Sometimes people are simply under the sway of a popular belief, a belief that they’ve never explored because that belief has been propagated aggressively. Think of them as indoctrinated. If we see that someone is under the influence of a cult, do we just kill them?
There are multiple and sometimes complex reasons that people are not vaccinated. And if they arrive at the hospital sick, they might not be able to tell you what those reasons are. Are you willing to let them die, simply because you don’t personally approve of anyone who hasn’t taken the vaccine? Physicians aren’t supposed to make judgments about their patients based on their personal choices, judgments that affect their care of the patient. Ask any ER doc if they’ve ever treated anyone who’s made a bad decision 😎.
Are you willing to let people die or suffer because you don’t like their choices? Because if you are, you might want to consider what kind of person you’ve become, and to remember what a civilized, democratic country stands for.
In fact, it might be good for all of us to ask that question: What have we become? During the ordeals of the last five years, have we become more punitive, less accepting, less compassionate, more “us versus them”? Is that the direction we want to go? It might be human to lean in that direction during difficult times, but being human also means we have the ability to reason and to determine our actions, and that we don’t have to give in to primordial impulses. The humans of a century ago seem rather primitive to us, don’t they? That’s because humans tend to evolve over time, moving toward a more intelligent paradigm. Let’s not move backwards, as we seem to be doing now.
Remember Joseph Mengele? He tortured humans through gruesome, painful experiments in the name of “science.” He was able to do that cruel and inhuman thing by seeing those humans as The Other, and he was allowed to do that because a large number of people were under the influence of a movement which perpetuated the belief that certain humans were The Other. When we see other humans as The Other, it might seem all right to set our ethics and moral codes aside, because, after all, they’re The Other.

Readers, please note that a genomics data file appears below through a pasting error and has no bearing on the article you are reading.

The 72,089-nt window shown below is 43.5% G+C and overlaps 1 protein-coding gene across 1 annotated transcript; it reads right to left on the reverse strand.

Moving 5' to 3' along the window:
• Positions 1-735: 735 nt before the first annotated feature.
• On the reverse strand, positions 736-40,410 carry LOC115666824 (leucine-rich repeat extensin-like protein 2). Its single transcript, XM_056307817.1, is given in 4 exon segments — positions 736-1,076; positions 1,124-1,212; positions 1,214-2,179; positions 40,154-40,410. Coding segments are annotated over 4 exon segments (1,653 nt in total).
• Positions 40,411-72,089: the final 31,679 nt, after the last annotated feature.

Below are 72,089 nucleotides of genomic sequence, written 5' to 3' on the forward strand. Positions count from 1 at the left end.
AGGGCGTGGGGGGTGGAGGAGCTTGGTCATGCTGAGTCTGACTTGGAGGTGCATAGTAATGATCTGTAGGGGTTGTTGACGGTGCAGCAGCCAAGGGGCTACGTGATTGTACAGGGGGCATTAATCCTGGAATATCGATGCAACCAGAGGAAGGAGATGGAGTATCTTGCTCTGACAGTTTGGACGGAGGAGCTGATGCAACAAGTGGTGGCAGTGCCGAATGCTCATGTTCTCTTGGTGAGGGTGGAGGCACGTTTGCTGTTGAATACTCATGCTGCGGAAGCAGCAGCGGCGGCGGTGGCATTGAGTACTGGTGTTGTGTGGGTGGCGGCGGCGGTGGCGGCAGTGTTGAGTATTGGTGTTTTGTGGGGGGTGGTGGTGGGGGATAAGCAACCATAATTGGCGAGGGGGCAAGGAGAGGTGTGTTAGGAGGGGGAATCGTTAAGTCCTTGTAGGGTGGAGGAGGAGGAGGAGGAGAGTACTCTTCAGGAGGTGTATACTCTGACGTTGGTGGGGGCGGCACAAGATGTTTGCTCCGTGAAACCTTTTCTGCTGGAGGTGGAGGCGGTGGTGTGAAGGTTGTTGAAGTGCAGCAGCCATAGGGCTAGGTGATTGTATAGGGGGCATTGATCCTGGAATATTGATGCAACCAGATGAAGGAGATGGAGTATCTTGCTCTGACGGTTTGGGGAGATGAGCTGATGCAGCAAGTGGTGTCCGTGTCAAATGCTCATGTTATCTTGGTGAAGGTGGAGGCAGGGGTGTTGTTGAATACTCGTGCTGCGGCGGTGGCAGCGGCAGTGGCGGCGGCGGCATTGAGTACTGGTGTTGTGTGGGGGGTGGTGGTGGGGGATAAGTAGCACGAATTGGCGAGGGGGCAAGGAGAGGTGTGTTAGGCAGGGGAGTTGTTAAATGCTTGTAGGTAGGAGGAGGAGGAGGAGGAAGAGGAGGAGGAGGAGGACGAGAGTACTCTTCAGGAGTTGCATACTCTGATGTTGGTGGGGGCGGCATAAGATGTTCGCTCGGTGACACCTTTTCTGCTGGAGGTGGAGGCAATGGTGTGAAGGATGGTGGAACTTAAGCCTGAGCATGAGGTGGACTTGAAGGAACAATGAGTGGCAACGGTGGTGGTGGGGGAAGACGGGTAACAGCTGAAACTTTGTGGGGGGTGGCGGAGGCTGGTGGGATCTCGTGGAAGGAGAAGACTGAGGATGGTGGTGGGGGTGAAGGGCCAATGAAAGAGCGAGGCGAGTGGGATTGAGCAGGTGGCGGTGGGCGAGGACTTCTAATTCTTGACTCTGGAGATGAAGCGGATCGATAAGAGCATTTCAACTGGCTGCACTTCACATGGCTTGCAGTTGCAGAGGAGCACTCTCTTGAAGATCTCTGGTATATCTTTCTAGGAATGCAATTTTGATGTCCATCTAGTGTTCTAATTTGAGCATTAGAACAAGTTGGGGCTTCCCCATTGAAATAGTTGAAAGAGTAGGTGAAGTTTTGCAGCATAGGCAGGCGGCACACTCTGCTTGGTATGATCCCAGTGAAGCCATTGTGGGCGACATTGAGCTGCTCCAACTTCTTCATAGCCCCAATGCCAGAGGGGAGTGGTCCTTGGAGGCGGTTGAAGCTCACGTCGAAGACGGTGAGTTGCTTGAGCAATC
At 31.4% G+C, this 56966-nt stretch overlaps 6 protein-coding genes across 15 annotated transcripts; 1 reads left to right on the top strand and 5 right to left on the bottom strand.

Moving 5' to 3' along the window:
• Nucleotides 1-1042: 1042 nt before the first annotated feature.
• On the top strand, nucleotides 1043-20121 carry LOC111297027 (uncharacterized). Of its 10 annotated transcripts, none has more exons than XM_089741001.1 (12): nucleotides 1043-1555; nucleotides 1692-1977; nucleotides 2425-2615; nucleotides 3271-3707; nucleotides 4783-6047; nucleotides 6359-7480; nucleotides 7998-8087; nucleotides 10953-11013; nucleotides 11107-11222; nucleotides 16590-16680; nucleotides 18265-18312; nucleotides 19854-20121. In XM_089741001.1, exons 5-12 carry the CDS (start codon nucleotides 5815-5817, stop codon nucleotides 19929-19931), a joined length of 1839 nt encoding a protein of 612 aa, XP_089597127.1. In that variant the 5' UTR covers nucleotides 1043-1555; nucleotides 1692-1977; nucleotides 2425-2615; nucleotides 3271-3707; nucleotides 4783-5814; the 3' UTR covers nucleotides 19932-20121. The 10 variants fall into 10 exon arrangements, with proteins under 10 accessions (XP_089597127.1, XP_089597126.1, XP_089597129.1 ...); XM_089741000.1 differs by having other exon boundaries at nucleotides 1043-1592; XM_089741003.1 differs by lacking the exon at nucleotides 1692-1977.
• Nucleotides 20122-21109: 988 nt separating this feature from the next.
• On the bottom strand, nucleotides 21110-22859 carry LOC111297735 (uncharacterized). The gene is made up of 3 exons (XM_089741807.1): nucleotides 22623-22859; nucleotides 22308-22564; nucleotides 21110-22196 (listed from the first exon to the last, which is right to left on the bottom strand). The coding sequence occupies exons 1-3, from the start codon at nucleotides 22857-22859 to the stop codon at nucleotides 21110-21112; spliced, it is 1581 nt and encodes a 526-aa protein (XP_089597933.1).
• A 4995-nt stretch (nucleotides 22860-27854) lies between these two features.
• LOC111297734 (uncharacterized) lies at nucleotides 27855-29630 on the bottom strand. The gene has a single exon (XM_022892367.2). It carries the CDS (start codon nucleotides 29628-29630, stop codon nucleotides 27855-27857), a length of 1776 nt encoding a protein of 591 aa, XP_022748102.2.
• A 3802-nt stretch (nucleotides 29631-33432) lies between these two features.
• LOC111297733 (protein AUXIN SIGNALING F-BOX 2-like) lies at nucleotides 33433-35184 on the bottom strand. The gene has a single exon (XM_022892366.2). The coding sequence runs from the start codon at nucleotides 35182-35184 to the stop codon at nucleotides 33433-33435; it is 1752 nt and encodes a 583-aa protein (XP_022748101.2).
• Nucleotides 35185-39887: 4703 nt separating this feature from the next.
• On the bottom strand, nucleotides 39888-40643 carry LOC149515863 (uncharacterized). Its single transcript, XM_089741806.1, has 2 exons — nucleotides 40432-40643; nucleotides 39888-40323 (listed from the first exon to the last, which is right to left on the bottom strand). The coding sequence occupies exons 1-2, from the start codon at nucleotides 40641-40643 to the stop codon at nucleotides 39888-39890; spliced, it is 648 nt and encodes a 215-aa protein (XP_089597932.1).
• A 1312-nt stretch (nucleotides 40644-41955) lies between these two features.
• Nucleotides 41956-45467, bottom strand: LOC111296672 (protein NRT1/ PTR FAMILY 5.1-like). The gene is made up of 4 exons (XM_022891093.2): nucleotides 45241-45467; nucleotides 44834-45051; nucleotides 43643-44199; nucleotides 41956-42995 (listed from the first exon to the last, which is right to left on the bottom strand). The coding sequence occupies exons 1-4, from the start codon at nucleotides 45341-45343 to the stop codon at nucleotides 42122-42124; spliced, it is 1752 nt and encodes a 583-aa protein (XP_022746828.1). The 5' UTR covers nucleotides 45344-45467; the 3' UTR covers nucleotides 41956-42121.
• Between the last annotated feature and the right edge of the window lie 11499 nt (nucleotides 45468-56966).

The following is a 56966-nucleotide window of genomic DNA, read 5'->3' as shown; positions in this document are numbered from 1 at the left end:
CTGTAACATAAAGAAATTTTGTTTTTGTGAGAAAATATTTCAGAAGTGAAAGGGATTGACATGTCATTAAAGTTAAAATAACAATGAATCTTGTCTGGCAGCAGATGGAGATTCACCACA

But it is never all right, is it? The minute we act unethically against others, no matter how small the infringement of ethics, we are absolutely no different from Mengele.
We are all HUMANS, first and foremost. Whatever tribe we choose or have been chosen through birth to be in alignment with—American, Catholic, German, Jew, Chinese, Protestant, Afghani, Muslim, Democrat, Republican, Vaccinated, Unvaccinated—we still share our humanity. And we still share our ethical responsibility to each other and for our own conduct. There are no free passes ethically due to a challenging situation or an arbitrary rule. Those of us who have the privilege to have been brought up in one of the most democratic and affluent societies on the planet really should remember that.
This is an excellent time—in the middle of a pandemic, climate change, war, chaos, death and starvation—to re-examine our values. Our values inform our actions … and our actions indicate to all what our values are. I recommend making a list of current values as a reminder of what you’re committed to and who you want to be.
What kind of human do you want to be?